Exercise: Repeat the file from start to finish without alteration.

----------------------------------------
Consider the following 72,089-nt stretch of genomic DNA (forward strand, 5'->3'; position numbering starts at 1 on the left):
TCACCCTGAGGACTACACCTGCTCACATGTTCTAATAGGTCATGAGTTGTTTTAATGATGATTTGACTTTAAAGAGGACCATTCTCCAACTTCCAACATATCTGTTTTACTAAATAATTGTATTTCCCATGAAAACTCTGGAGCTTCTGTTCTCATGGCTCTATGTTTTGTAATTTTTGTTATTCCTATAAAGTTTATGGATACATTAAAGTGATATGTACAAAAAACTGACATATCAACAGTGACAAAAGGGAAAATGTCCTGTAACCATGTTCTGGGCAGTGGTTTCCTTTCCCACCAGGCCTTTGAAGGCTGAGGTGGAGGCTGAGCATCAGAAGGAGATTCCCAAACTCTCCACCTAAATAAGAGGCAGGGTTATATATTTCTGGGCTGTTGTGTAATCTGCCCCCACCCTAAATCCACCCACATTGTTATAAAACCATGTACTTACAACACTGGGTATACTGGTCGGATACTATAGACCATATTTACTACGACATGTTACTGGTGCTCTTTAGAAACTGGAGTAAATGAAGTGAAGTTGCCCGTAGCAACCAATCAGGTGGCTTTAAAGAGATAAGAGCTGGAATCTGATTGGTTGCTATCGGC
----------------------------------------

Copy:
Consider the following 72,089-nt stretch of genomic DNA (forward strand, 5'->3'; position numbering starts at 1 on the left):
TCACCCTGAGGACTACACCTGCTCACATGTTCTAATAGGTCATGAGTTGTTTTAATGATGATTTGACTTTAAAGAGGACCATTCTCCAACTTCCAACATATCTGTTTTACTAAATAATTGTATTTCCCATGAAAACTCTGGAGCTTCTGTTCTCATGGCTCTATGTTTTGTAATTTTTGTTATTCCTATAAAGTTTATGGATACATTAAAGTGATATGTACAAAAAACTGACATATCAACAGTGACAAAAGGGAAAATGTCCTGTAACCATGTTCTGGGCAGTGGTTTCCTTTCCCACCAGGCCTTTGAAGGCTGAGGTGGAGGCTGAGCATCAGAAGGAGATTCCCAAACTCTCCACCTAAATAAGAGGCAGGGTTATATATTTCTGGGCTGTTGTGTAATCTGCCCCCACCCTAAATCCACCCACATTGTTATAAAACCATGTACTTACAACACTGGGTATACTGGTCGGATACTATAGACCATATTTACTACGACATGTTACTGGTGCTCTTTAGAAACTGGAGTAAATGAAGTGAAGTTGCCCGTAGCAACCAATCAGGTGGCTTTAAAGAGATAAGAGCTGGAATCTGATTGGTTGCTATCGGC